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Stalled, Nations Meet Again on Climate Change

Facing another year without a global deal to curb climate change, the world's nations will spend the next two weeks debating how to mobilize money to cope with what's coming — as temperatures climb, ice melts, seas rise and the climate that nurtured man shifts in unpredictable ways.

Beginning Monday, 15,000 government delegates, environmentalists, business leaders, journalists and others will gather in the meeting halls of this steamy Caribbean resort for the annual conference of the 193-nation U.N. climate treaty.

They meet late in a year that may end tied for the hottest globally in 131 years of record-keeping.

As the world warms, the long-running U.N. negotiations have bogged down, unable to find consensus on a legally binding agreement requiring richer countries — and perhaps some poorer — to rein in emissions of carbon dioxide and other industrial, transportation and agricultural gases blamed for global warming.

The Republican takeover of the U.S. House of Representatives and a recent historic shift in emissions — developing countries now produce more greenhouse gases than the old industrial world — all but guarantee the standoff will drag on, at least for another year or two.

"The world is waiting for fruitful negotiations," Mexico's environment secretary, Juan Rafael Elvira Quesada, told The Associated Press.

U.N. officials hope for "incremental progress" on side issues, not an overarching deal, in two weeks of negotiation ending with three days of high-level bargaining among the world's environment ministers.

"Governments need to prove the intergovernmental process can deliver and come to an agreement," U.N. climate chief Christiana Figueres told reporters outside the beachside Moon Palace Hotel.

Mexican naval vessels offshore joined a giant security cordon ringing this sprawling resort area in a country plagued by drug wars, kidnappings and other crime.

Hoping to revive momentum in the talks, delegates look for decisions leading to better terms for developing nations to obtain patented "green" technology from advanced countries, and toward a system for compensating poorer nations for protecting their forests.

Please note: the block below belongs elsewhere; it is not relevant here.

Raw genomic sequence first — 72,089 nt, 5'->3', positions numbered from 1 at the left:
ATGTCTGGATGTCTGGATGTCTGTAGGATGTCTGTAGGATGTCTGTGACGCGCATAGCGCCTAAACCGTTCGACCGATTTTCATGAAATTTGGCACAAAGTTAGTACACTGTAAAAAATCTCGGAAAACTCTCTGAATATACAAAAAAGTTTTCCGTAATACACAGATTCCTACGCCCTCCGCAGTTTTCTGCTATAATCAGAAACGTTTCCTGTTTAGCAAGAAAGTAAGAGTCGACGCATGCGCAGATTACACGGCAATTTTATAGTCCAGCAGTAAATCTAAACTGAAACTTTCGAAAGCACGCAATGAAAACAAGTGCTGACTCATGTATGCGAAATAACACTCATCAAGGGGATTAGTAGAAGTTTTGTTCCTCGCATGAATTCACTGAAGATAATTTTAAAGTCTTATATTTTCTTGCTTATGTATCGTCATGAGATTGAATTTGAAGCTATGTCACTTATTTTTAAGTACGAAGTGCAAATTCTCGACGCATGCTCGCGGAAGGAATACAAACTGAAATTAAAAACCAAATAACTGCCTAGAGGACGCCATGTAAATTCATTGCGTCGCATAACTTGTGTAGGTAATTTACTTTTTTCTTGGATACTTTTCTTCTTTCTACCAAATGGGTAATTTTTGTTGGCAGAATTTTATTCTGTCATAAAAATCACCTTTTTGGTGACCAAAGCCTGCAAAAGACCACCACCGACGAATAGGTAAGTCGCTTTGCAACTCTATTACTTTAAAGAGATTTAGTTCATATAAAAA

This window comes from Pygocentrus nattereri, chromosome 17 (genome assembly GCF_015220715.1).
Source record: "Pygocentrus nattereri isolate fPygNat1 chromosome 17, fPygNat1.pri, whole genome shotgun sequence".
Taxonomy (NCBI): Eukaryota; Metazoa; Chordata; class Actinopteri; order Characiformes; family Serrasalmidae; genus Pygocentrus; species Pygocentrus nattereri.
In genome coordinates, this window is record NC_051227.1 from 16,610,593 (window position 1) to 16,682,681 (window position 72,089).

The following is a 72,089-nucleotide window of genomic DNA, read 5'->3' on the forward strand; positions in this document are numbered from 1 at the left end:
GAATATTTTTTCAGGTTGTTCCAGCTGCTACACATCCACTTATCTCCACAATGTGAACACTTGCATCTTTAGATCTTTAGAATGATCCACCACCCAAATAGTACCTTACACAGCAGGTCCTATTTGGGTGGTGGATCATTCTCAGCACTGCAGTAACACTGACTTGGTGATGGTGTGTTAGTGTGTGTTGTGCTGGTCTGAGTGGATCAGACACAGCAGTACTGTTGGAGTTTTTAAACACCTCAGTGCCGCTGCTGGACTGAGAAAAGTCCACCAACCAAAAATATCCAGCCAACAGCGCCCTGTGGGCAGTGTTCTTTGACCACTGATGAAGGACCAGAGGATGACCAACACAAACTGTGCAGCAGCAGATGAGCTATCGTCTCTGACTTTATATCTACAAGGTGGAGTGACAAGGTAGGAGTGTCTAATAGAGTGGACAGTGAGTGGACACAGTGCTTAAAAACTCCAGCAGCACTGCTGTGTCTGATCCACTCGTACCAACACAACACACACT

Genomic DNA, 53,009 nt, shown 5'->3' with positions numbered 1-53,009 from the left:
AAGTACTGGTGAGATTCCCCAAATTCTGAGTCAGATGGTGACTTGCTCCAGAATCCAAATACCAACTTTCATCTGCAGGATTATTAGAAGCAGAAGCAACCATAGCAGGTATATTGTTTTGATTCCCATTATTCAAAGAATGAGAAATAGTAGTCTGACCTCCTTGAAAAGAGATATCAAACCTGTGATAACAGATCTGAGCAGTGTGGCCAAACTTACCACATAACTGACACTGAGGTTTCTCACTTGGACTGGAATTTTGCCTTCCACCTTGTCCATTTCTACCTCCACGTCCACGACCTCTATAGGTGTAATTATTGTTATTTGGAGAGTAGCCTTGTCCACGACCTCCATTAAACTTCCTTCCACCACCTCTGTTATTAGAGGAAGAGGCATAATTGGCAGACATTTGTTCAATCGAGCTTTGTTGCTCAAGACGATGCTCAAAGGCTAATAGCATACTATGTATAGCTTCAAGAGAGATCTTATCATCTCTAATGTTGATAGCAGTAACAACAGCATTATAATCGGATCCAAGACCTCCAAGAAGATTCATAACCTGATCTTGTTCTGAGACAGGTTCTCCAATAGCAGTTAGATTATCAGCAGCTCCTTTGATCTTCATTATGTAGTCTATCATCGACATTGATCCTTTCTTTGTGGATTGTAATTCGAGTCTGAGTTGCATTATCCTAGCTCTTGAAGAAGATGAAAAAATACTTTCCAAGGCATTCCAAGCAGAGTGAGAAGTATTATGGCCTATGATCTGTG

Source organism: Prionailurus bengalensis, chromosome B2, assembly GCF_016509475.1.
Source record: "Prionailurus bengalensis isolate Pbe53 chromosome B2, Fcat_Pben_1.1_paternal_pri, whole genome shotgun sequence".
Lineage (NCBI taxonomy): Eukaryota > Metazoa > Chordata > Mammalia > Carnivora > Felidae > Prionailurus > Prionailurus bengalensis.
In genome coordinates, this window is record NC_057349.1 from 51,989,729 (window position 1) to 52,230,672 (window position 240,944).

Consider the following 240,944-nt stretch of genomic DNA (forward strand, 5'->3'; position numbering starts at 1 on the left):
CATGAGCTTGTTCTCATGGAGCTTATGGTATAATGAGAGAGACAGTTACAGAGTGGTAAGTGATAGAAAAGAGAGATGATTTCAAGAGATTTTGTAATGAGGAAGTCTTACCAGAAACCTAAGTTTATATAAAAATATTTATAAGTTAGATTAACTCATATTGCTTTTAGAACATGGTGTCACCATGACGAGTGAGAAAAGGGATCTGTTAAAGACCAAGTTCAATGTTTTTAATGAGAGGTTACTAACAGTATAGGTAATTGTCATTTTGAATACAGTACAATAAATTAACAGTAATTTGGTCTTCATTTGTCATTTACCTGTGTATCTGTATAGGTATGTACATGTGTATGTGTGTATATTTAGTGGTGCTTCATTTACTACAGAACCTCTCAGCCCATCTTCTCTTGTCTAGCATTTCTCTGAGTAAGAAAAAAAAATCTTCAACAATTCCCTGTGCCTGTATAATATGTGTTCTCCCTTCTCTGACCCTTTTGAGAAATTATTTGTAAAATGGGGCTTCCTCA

In particular, the developing world wants a significant deal on finance, a decision to establish a green fund to handle billions in aid dollars pledged by developed nations to help poorer countries adapt to a changing climate by, for example, building shoreline protection and upgrading water systems to deal with drought, and to install clean energy sources.

In a nonbinding Copenhagen Accord reached by world leaders at last year's climate summit in the Danish capital, richer nations set a goal of $100 billion annually in such climate finance by 2020.

The fund's operational and leadership details would likely be left for post-Cancun negotiation, as would the key question of how it would be financed. A U.N. panel of international political and financial leaders has presented a menu of revenue-raising options, including levies on international flights and on foreign-exchange transactions.

More immediately, less-developed nations will raise concerns about short-term aid, "fast-start finance" promised in the Copenhagen Accord.

"There's been too little for small island developing states. It's a trickle," said Grenada's U.N. ambassador, Dessima Williams, chair of an alliance of island states.

At Copenhagen, industrial nations as a group pledged $30 billion in quick financing over 2010-2012. Independent analysts find that governments individually since have promised $28 billion for the three years.

Poorer nations complain much of the money may not be new, but funds simply reshuffled from other development programs. At Cancun, they're expected to demand a clearer accounting of fast-start finance.